Global spread of coronavirus brought a swift and sudden reversal of the positive momentum that was driving equity markets at the start of 2020. The volatility is likely to persist as investors weigh the impact on corporate earnings and global supply chains. While we expect earnings will be hard hit this year, we see coronavirus as a transitory event (perhaps three to six months) that does not permanently impair the world economy and company earnings power. The recent fall in U.S. stocks has been particularly pronounced, but history suggests investor patience has been rewarded as markets regain stability.
This is not 2008
Volatility never feels good, but the foundation underlying it is important. Daily market moves in response to the COVID-19 outbreak have matched the scale of those seen during the global financial crisis. But this is not 2008. The coronavirus shock is not one caused by a crisis in the core of the financial system and spreading to the rest of the economy. The economy is on much stronger footing and the financial system is much more robust. In fact, policy measures and safeguards put in place since 2008 have only strengthened the financial system.
What to do? The bad news: Few investors are good at trading around extreme market volatility. The good news Decades of stock market history tell us “this too shall pass.” This, and our own experience, suggests that the most prudent tack for a long-term investor is to stay the course ― and to prepare for the opportunities that may arise as markets emerge from the turmoil.
Prepare now for opportunities ahead
Our teams are working to assemble “shopping lists” to position their portfolios for eventual market stability and recovery. Some of the best places to look, in our view, are those that have experienced out-sized dislocations or those that tend to be all-weather and proved their mettle during the downturn. These include:
- Quality cyclical stocks. Stocks with large market exposure (or “beta”) have under-performed our expectations. We see potential for these high-beta cyclicals to lead on the way back up. We would be discerning here and focus on those companies with high-quality balance sheets and the free cash flow to allow operational flexibility in market downturns.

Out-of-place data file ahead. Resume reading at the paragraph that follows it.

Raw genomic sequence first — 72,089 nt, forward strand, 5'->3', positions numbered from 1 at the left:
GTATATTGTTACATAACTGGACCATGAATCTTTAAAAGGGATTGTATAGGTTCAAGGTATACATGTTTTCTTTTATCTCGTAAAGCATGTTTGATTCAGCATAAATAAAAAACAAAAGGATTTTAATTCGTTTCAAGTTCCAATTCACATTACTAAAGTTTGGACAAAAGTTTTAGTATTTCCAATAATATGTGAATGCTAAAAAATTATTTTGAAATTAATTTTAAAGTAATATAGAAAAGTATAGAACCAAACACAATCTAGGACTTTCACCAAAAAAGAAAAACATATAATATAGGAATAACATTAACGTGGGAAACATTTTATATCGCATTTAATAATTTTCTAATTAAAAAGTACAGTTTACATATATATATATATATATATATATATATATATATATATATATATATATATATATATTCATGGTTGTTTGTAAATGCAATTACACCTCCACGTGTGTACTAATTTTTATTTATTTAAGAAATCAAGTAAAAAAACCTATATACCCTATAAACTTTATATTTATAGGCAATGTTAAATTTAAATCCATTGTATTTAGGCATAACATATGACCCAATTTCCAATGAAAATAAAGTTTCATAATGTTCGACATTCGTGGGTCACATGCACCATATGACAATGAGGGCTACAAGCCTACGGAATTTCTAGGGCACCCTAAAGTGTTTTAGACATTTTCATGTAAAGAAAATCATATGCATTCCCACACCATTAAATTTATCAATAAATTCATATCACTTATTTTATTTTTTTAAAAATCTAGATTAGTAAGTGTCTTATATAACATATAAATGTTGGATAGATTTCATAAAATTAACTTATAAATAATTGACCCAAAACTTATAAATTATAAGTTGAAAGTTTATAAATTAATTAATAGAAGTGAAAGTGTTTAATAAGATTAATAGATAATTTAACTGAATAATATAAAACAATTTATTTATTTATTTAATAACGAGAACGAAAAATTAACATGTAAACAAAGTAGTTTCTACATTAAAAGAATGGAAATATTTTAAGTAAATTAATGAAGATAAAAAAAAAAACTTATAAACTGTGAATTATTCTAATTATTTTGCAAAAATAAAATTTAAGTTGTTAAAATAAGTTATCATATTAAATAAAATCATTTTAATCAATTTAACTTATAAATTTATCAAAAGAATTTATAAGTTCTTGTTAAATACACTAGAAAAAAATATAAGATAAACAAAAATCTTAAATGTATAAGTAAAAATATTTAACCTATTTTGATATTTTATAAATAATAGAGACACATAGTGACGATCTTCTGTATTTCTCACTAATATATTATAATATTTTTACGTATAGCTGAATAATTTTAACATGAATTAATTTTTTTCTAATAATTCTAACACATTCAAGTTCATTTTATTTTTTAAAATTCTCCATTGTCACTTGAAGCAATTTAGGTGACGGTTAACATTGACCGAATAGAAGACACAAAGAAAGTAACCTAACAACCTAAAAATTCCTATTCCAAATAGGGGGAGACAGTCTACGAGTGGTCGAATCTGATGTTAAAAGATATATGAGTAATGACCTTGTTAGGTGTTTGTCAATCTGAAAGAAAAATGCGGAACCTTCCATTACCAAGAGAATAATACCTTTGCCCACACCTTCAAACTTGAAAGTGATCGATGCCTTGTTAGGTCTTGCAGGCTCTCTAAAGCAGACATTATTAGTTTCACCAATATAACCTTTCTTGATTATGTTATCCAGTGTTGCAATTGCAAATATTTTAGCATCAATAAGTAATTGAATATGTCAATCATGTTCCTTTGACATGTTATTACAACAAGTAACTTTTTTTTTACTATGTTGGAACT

- Value. Stocks of all stripes have declined, but value has been particularly hard hit. It has been the worst performing style factor year-to-date, lagging momentum, min vol and quality in both the early-year rally and in the subsequent sell-off. We see a short-term performance gap to be made up after a particularly sharp fall. History has taught us that value’s best times are generally rising out of a recession.
- Health care. The sector has held up better than the broad market since the downturn began on Feb. 19. The MSCI Health Care Index was down nearly 22% through March 16 versus an S&P 500 decline of roughly 29%. This is what we would have expected given the sector’s defensive characteristics and limited reliance on the economic cycle. We continue to like health care for its history of resilience, and see election-related fears subsiding as the Democratic nomination nears closure.
- U.S. stocks. No region has been spared amid the recent rout. Yet we see several reasons to stick with U.S. stocks over other developed markets: The U.S. has a diverse economy, as well as the nimbleness and tools to deploy further monetary and new fiscal stimulus. We also see a particularly good mix of valuation and quality among U.S. companies.
- One to avoid: leverage. Stocks with high debt ratios have under-performed in the downturn. While we would expect levered stocks to lead in a recovery, we would steer clear. If the slump is longer and more persistent than we expect, companies like these could suffer bankruptcy, resulting in a significant impairment to investor capital.